Any changes to U.S. economic sanctions policies on Sudan and Myanmar will be slow moving, if they occur at all, despite recent diplomatic overtures and speculation, say analysts. On Tuesday, U.S. Secretary of State Hillary Clinton said that the White House was willing to remove Sudan from its list of state sponsors of terrorism should the country recognize a scheduled January vote potentially allowing South Sudan to secede. The vote is mandated by a 2005 peace accord that ended a civil war that killed two million people. In the same speech before the United Nations Security Council, Clinton said that...
Sources in Sudan and the United States believe American officials may roll back sanctions against the North African country, which has been subject to a comprehensive U.S. trade embargo for nearly 20 years.
For nearly 20 years, U.S. sanctions have stymied Sudan's economic growth while doing little to stop savvy bankers from doing business in the country, according to Bader Eldin Mahmmoud Abbas Mukhtar, the country's minister of finance and national economy.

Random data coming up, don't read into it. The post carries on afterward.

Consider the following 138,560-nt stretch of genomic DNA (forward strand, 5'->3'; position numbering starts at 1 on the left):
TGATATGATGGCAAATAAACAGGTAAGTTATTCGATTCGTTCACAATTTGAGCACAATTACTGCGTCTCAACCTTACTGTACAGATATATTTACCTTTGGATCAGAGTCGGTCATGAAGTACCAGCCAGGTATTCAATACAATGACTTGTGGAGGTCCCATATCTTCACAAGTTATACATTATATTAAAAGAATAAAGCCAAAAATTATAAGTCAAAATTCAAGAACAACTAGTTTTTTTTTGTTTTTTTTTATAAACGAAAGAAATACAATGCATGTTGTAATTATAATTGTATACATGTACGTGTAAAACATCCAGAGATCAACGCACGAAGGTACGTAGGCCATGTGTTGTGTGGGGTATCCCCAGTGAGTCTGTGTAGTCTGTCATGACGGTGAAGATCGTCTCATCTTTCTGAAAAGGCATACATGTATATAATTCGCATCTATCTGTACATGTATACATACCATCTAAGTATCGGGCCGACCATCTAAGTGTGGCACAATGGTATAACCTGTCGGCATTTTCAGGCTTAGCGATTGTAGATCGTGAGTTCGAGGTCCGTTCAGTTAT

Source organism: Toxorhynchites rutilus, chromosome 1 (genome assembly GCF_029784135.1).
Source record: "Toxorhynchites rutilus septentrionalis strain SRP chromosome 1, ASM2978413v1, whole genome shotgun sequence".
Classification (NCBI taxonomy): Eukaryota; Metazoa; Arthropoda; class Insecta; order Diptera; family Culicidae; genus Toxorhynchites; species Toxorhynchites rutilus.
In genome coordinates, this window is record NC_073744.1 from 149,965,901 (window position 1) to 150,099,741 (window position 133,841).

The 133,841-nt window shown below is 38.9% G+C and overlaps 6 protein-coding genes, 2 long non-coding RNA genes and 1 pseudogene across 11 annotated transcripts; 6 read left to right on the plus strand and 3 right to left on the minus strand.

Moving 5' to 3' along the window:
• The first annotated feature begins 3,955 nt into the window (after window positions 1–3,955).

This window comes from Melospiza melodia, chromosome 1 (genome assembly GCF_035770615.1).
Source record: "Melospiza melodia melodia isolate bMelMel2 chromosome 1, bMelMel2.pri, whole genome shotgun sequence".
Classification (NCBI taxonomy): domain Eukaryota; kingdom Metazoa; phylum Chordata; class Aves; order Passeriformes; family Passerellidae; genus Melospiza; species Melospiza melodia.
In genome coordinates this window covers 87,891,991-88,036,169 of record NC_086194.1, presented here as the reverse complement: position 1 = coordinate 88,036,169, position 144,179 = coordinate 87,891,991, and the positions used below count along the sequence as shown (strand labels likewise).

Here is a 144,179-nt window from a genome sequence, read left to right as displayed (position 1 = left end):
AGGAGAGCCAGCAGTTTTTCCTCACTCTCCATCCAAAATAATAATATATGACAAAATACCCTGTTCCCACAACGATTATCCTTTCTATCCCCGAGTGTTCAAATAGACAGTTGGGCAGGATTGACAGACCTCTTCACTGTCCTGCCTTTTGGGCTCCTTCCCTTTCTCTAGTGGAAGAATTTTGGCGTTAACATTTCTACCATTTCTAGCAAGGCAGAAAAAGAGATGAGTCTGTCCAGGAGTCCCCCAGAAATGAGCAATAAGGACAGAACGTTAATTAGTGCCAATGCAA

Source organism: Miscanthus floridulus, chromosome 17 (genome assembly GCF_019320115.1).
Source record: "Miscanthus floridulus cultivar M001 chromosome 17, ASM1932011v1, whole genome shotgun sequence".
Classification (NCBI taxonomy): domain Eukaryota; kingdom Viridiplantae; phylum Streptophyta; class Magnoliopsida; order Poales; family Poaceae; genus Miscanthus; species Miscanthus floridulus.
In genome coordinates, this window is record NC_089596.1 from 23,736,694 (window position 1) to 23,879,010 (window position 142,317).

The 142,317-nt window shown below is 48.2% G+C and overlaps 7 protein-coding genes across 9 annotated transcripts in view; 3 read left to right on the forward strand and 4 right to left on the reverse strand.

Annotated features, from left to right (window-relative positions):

A U.S. Treasury Department decision to effectively lift sanctions on four of Myanmar's largest banks has done little to entice American financial institutions to do business in the country, say industry representatives.
High-profile sanctions cases are spurring large banks and third-party software vendors to improve how they identify when counterparts and clients secretly act on behalf of blacklisted entities, say compliance experts.
U.S. lawmakers, responding to a violent crackdown on protesters in August, are seeking to stop Myanmar's military leadership from importing rubies into the U.S. and laundering the proceeds through U.S. companies with business interests in Myanmar.